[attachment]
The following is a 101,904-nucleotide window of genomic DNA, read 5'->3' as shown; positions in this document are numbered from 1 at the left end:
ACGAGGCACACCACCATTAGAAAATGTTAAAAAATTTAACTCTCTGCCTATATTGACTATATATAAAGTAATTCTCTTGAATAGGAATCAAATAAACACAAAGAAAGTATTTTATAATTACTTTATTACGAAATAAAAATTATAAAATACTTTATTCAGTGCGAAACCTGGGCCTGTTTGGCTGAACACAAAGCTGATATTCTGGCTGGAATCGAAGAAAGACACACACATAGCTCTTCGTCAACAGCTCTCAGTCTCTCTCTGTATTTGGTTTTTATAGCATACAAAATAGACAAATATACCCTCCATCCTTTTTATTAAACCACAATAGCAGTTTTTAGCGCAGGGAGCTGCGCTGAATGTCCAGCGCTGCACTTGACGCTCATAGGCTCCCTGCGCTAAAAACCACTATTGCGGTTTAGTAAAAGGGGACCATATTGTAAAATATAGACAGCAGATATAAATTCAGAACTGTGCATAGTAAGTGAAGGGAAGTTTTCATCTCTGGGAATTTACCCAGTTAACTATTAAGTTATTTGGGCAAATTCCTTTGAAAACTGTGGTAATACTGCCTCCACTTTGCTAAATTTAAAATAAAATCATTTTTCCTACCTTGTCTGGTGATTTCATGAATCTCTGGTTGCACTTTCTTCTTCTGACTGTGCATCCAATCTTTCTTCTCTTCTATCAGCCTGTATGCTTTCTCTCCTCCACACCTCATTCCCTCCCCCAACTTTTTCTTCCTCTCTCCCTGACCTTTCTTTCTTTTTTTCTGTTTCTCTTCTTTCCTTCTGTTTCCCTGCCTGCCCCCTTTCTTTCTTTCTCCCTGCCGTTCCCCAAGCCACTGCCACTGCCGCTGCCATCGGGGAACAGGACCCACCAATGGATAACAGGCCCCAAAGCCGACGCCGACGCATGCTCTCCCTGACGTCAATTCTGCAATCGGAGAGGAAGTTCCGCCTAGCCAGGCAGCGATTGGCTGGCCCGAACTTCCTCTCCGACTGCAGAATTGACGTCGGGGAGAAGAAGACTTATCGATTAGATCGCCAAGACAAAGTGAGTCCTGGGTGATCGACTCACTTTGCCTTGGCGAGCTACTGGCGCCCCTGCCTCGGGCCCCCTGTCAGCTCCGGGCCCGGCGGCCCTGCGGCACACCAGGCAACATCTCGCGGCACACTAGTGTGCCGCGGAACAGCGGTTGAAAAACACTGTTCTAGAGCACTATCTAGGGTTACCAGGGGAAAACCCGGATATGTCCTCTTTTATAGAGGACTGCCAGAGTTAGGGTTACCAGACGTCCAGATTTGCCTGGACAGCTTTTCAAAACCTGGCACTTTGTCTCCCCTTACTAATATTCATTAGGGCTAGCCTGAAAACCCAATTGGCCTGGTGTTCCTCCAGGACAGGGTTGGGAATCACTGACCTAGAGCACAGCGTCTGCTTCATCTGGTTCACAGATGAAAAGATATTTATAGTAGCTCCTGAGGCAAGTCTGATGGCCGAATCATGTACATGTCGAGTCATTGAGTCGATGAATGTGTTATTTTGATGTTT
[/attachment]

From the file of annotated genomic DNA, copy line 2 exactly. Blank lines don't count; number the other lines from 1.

ACGAGGCACACCACCATTAGAAAATGTTAAAAAATTTAACTCTCTGCCTATATTGACTATATATAAAGTAATTCTCTTGAATAGGAATCAAATAAACACAAAGAAAGTATTTTATAATTACTTTATTACGAAATAAAAATTATAAAATACTTTATTCAGTGCGAAACCTGGGCCTGTTTGGCTGAACACAAAGCTGATATTCTGGCTGGAATCGAAGAAAGACACACACATAGCTCTTCGTCAACAGCTCTCAGTCTCTCTCTGTATTTGGTTTTTATAGCATACAAAATAGACAAATATACCCTCCATCCTTTTTATTAAACCACAATAGCAGTTTTTAGCGCAGGGAGCTGCGCTGAATGTCCAGCGCTGCACTTGACGCTCATAGGCTCCCTGCGCTAAAAACCACTATTGCGGTTTAGTAAAAGGGGACCATATTGTAAAATATAGACAGCAGATATAAATTCAGAACTGTGCATAGTAAGTGAAGGGAAGTTTTCATCTCTGGGAATTTACCCAGTTAACTATTAAGTTATTTGGGCAAATTCCTTTGAAAACTGTGGTAATACTGCCTCCACTTTGCTAAATTTAAAATAAAATCATTTTTCCTACCTTGTCTGGTGATTTCATGAATCTCTGGTTGCACTTTCTTCTTCTGACTGTGCATCCAATCTTTCTTCTCTTCTATCAGCCTGTATGCTTTCTCTCCTCCACACCTCATTCCCTCCCCCAACTTTTTCTTCCTCTCTCCCTGACCTTTCTTTCTTTTTTTCTGTTTCTCTTCTTTCCTTCTGTTTCCCTGCCTGCCCCCTTTCTTTCTTTCTCCCTGCCGTTCCCCAAGCCACTGCCACTGCCGCTGCCATCGGGGAACAGGACCCACCAATGGATAACAGGCCCCAAAGCCGACGCCGACGCATGCTCTCCCTGACGTCAATTCTGCAATCGGAGAGGAAGTTCCGCCTAGCCAGGCAGCGATTGGCTGGCCCGAACTTCCTCTCCGACTGCAGAATTGACGTCGGGGAGAAGAAGACTTATCGATTAGATCGCCAAGACAAAGTGAGTCCTGGGTGATCGACTCACTTTGCCTTGGCGAGCTACTGGCGCCCCTGCCTCGGGCCCCCTGTCAGCTCCGGGCCCGGCGGCCCTGCGGCACACCAGGCAACATCTCGCGGCACACTAGTGTGCCGCGGAACAGCGGTTGAAAAACACTGTTCTAGAGCACTATCTAGGGTTACCAGGGGAAAACCCGGATATGTCCTCTTTTATAGAGGACTGCCAGAGTTAGGGTTACCAGACGTCCAGATTTGCCTGGACAGCTTTTCAAAACCTGGCACTTTGTCTCCCCTTACTAATATTCATTAGGGCTAGCCTGAAAACCCAATTGGCCTGGTGTTCCTCCAGGACAGGGTTGGGAATCACTGACCTAGAGCACAGCGTCTGCTTCATCTGGTTCACAGATGAAAAGATATTTATAGTAGCTCCTGAGGCAAGTCTGATGGCCGAATCATGTACATGTCGAGTCATTGAGTCGATGAATGTGTTATTTTGATGTTT